Weak after war – Combat fatigue

  • By Dr. Neha Agrawal

Wars bring casualties without fail. What is gained can always be questioned, but what is lost can be well seen all around. The horror that pervades the eyes of all those are left behind, the nightmares, the grieving and the loss of dear ones – it is hard to move on, impossible to let go.

Ever wondered, once the war is over, what happens to the brave ones who kept fighting? Many of them go through a severe stress situation, called the ‘Combat Fatigue’. Some also use the term – Combat Stress Reaction.

It is a reaction noted in the soldiers, observed by the medical professionals who have been continually offering services and aid to those hurt from war injuries. It is an acute condition, i.e., it is relatively sudden in onset, doesn’t stay for long and is temporary.

A picture of combat fatigue

As the name suggests – it is about ‘fatigue’. Those affected complain of tiredness, they are slow in reacting, are unable to make decisions, cannot plan properly and are disconnected from the surrounding environment. Listlessness and immense exhaustion comes over. They find is difficult to concentrate on anything, and even routine activities may seem like a challenge.

These are about the fatigue. There are other symptoms presented by a victim of combat fatigue – aches and pains in the head, back, general body ache. They don’t feel hungry but do feel nauseous and vomit often. Sweating, trembling, palpitations are common. There are a lot of sleep difficulties – restlessness, inability to go to sleep at all (insomnia) or oversleeping, fearful dreams.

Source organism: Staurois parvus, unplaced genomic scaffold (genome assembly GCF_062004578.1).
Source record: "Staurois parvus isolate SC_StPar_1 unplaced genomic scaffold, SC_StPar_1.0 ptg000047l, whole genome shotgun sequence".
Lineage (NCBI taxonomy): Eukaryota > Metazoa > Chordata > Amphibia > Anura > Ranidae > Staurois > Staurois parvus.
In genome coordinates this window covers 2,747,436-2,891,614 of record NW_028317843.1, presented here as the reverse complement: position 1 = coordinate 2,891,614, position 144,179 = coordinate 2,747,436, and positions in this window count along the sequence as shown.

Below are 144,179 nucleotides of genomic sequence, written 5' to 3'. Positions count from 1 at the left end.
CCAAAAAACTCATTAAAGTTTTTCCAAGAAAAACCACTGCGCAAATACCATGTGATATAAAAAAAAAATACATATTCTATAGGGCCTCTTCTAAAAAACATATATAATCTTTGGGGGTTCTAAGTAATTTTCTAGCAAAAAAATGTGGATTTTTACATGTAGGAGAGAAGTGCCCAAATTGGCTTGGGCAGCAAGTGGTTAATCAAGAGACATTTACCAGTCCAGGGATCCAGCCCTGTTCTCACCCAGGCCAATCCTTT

Other complaints may be those of feeling confused, out of control, being anxious and depression. Some may even attempt suicides.

Handling the situation

Wars can be tough. The gory picture continues to haunt for a long time. It is normal to feel shaken from within and be terrorized by the sad outcomes. To be able to maintain an alert state of mind for hours and hours during war is not an ordinary task. It is heavily demanding and consuming. Not just the mental strength, the physical strength is also tested in such circumstances. The body needs to go on working, moving and running without a break, without any respite, sometimes without food and water. These brave ones deal with pools of blood, heart-wrenching cries of pain, stench and chaos, and the terrible game of hope versus hopelessness. It uplifts the spirit to be able to save a life, but it destroys the morale to lose one.

Anyone would be in a state of complete collapse after such an experience.

Treatments are specifically designed by the military organizations to tackle this situation. They follow a definite protocol and make sure adequate care is given to those affected.

Here, counseling and psychotherapy is of great importance. Fortunately, the affection is that of the mind – with gentle and appropriate therapy, it goes away as it had come.